A candid review of cannabis multiples

With the legalization of cannabis in Canada expected to take effect on October 17, 2018, we decided to take stock of the valuation multiples of publicly traded companies operating in this space.

Are multiples even relevant in the cannabis industry?

Multiples, either from publicly traded comparable companies or transactions, are commonly used in practice to imply values of private companies. But the cannabis industry has several nuances that can limit the use or relevance of traditional earnings multiples in inferring the valuation of other companies.

Use of the market approach (applying multiples to infer a valuation) requires a reasonable data set, both in quantity and quality of comparable companies or transactions. That cannabis companies have a limited history and have been volatile over the last few years are two of the main factors limiting the use and relevance of multiples. The degree of comparability is also a constraint, since jurisdiction, size and stage of development can all have a significant impact on the company’s valuation, not to mention that long-term profitability levels—a main proxy for comparability—are unknown. All’s not lost when it comes to multiples in the cannabis industry. 

Current trading multiples

It’s true that earnings before interest, taxes, depreciation and amortization (EBITDA) multiples are just short of meaningless, since companies are typically pre-profitability. But multiples based on projected revenue or EBITDA, or production capacity can still tell something of a story.

Below is a summary of the market capitalization and implied last 12 months (LTM) revenue and EBITDA multiples of a set of publicly traded cannabis companies, as of June 20, 2018.

Source: Capital IQ, Company Reports, PwC Analysis. Data as at June 20, 2018.
Note 1: Aurora Cannabis entered into an agreement to acquire MedReleaf on May 14, 2018.  Hiku Brands entered into an agreement to acquire WeedMD on April 19, 2018.  These transactions have yet to close, as at June 20, 2018.
Nmf is not meaningful.

The enterprise value (EV)/LTM revenue multiples traded at an average of 103.4x and a median of 81.3x, as at June 20, 2018. The range of LTM revenue multiples is large, spanning from 35.7x to more than 400x. And size appears to be the primary factor for those companies generating a premium EV/LTM revenue. As can be seen above, EV/LTM EBITDA appears to be not meaningful, due to the state of pre-profitability in the industry prior to legalization. The 15 public companies selected above have made $248 million in revenue and negative $141 million in EBITDA losses over the last 12 months but are collectively worth a total market capitalization of approximately $28 billion.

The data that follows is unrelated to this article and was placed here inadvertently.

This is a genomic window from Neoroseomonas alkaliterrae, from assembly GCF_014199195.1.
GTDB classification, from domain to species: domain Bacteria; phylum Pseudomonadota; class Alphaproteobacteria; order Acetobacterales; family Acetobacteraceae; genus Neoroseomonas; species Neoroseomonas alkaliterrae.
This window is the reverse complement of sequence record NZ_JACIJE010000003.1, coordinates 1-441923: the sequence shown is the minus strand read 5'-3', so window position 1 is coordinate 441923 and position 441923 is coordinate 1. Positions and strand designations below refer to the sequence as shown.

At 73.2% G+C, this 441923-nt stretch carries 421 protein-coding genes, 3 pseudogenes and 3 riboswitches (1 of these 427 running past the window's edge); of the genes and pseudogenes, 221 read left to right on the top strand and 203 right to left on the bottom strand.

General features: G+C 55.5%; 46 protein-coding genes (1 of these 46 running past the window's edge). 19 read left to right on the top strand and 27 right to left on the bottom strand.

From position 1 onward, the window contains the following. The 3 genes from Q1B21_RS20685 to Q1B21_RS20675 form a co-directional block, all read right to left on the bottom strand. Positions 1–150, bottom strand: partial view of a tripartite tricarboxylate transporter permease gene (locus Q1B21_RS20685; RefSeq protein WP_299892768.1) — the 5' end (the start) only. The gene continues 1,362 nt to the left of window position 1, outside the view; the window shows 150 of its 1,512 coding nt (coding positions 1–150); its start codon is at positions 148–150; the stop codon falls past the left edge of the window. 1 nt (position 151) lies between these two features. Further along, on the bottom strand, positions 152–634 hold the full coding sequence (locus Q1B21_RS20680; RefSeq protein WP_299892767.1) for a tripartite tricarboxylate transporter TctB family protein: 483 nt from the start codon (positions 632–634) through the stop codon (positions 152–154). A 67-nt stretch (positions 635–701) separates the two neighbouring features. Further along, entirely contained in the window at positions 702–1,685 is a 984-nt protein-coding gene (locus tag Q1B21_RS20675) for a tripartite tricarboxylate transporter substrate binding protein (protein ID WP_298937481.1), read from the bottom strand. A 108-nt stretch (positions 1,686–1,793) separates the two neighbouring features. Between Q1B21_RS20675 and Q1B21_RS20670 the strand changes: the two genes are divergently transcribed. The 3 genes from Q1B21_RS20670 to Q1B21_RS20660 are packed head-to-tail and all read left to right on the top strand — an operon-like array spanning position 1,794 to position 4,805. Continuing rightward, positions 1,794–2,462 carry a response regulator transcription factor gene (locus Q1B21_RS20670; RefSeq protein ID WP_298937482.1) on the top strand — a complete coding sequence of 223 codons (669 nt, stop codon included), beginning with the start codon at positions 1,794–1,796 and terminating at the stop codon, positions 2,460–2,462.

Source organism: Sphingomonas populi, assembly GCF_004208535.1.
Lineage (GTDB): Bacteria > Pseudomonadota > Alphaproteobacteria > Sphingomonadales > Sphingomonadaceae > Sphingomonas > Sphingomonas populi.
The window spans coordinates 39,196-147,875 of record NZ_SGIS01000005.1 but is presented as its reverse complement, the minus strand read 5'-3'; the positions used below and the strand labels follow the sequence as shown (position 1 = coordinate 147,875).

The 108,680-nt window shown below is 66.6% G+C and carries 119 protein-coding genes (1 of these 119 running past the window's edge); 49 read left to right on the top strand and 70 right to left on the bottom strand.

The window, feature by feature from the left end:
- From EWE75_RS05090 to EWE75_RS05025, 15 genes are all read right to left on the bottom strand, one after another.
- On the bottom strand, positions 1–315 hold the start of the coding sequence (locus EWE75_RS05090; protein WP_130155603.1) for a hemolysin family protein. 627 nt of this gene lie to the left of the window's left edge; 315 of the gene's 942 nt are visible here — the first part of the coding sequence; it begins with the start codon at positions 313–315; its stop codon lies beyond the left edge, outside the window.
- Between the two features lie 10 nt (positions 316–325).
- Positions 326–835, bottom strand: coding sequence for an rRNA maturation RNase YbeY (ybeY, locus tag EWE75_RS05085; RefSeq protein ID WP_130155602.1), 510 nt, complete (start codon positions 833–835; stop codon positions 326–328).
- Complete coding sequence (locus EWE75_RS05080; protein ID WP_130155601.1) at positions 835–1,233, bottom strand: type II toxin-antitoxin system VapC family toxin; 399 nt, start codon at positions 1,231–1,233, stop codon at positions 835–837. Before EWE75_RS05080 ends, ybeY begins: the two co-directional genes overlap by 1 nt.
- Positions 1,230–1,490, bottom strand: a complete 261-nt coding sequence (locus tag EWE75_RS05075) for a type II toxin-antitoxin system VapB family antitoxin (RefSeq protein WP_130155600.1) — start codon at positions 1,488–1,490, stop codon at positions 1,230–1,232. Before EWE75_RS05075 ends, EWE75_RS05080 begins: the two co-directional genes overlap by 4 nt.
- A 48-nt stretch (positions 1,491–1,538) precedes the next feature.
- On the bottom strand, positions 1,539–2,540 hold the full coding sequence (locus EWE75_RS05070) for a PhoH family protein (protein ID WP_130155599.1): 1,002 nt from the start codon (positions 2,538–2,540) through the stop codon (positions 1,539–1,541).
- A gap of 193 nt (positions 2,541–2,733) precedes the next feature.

The sheer size of the multiples and the variability may best be explained by the level of growth that’s anticipated in future cash flows. The current valuations relative to LTM revenues may seem overstated or speculative at first glance. But when potential growth in cash flows is considered resulting from upcoming legalization in Canada and expected legalization in a handful of US states and European countries in the near future, the multiples may start to make more sense.

For this reason, cannabis industry–specific multiples focused on production capacity such as EV/current capacity or EV/planned capacity may be more useful for analysis and comparative purposes. To the extent that cash flows are driven or limited by production capacity, the planned production capacity of a company may be more predictive of its near-term profit-generating potential after legalization.

Below is a summary of the implied production capacity multiples of the set of publicly traded cannabis companies, as of June 20, 2018. 

Source: Capital IQ, Company Reports, Investor Presentations, PwC Analysis. Data as at June 20, 2018.
Note 1: Aurora Cannabis entered into an agreement to acquire MedReleaf on May 14, 2018.  Hiku Brands entered into an agreement to acquire WeedMD on April 19, 2018.  These transactions have yet to close, as at June 20, 2018.

The companies above traded at an average EV/current capacity of 186.4x and a median of 141.3x. Although EV/current capacity multiples trade at a wide range of 39.7x to 1,506.0x, the EV/planned capacity multiples are tighter, spanning from 2.5x to 35.5x. The focus of many producers over the last 12 months in Canada has been to scale production capacity in an effort to prepare for the forthcoming legalization of adult-use cannabis. Canopy, Aurora and Aphria are building significant capacity and account for more than half the total planned production capacity above. Companies listed above such as Hydropothecary, Organigram, Emerald and Maricann are close behind and trading at lower EV/planned capacity multiples.